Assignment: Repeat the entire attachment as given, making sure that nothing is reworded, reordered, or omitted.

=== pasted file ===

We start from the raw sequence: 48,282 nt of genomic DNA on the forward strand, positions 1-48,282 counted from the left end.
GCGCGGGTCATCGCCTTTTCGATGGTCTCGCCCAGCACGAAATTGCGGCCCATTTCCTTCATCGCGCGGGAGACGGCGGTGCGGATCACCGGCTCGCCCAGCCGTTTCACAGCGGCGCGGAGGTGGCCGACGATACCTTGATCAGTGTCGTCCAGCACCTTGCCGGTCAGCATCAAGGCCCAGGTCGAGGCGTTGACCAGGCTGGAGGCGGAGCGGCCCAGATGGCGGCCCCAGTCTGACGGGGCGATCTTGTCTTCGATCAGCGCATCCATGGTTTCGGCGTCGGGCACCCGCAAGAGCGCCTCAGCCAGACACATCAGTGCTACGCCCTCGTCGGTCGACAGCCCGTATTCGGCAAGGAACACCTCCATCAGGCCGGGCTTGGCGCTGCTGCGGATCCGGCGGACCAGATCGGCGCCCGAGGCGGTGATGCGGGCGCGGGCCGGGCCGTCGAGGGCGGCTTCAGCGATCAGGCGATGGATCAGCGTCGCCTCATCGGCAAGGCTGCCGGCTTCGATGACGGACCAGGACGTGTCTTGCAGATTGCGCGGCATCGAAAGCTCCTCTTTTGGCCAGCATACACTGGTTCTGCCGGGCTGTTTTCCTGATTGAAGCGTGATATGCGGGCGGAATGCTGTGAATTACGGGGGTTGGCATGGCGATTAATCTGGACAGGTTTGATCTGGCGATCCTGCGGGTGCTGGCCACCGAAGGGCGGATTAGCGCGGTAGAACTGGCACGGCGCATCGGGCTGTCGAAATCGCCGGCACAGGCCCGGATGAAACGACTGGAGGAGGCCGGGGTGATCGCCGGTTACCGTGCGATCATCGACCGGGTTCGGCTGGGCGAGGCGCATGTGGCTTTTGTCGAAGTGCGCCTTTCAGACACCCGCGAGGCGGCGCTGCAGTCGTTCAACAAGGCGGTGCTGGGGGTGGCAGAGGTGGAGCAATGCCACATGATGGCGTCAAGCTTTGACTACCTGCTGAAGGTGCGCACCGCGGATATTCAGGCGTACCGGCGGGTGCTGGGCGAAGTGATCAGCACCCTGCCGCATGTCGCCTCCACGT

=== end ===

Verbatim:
We start from the raw sequence: 48,282 nt of genomic DNA on the forward strand, positions 1-48,282 counted from the left end.
GCGCGGGTCATCGCCTTTTCGATGGTCTCGCCCAGCACGAAATTGCGGCCCATTTCCTTCATCGCGCGGGAGACGGCGGTGCGGATCACCGGCTCGCCCAGCCGTTTCACAGCGGCGCGGAGGTGGCCGACGATACCTTGATCAGTGTCGTCCAGCACCTTGCCGGTCAGCATCAAGGCCCAGGTCGAGGCGTTGACCAGGCTGGAGGCGGAGCGGCCCAGATGGCGGCCCCAGTCTGACGGGGCGATCTTGTCTTCGATCAGCGCATCCATGGTTTCGGCGTCGGGCACCCGCAAGAGCGCCTCAGCCAGACACATCAGTGCTACGCCCTCGTCGGTCGACAGCCCGTATTCGGCAAGGAACACCTCCATCAGGCCGGGCTTGGCGCTGCTGCGGATCCGGCGGACCAGATCGGCGCCCGAGGCGGTGATGCGGGCGCGGGCCGGGCCGTCGAGGGCGGCTTCAGCGATCAGGCGATGGATCAGCGTCGCCTCATCGGCAAGGCTGCCGGCTTCGATGACGGACCAGGACGTGTCTTGCAGATTGCGCGGCATCGAAAGCTCCTCTTTTGGCCAGCATACACTGGTTCTGCCGGGCTGTTTTCCTGATTGAAGCGTGATATGCGGGCGGAATGCTGTGAATTACGGGGGTTGGCATGGCGATTAATCTGGACAGGTTTGATCTGGCGATCCTGCGGGTGCTGGCCACCGAAGGGCGGATTAGCGCGGTAGAACTGGCACGGCGCATCGGGCTGTCGAAATCGCCGGCACAGGCCCGGATGAAACGACTGGAGGAGGCCGGGGTGATCGCCGGTTACCGTGCGATCATCGACCGGGTTCGGCTGGGCGAGGCGCATGTGGCTTTTGTCGAAGTGCGCCTTTCAGACACCCGCGAGGCGGCGCTGCAGTCGTTCAACAAGGCGGTGCTGGGGGTGGCAGAGGTGGAGCAATGCCACATGATGGCGTCAAGCTTTGACTACCTGCTGAAGGTGCGCACCGCGGATATTCAGGCGTACCGGCGGGTGCTGGGCGAAGTGATCAGCACCCTGCCGCATGTCGCCTCCACGT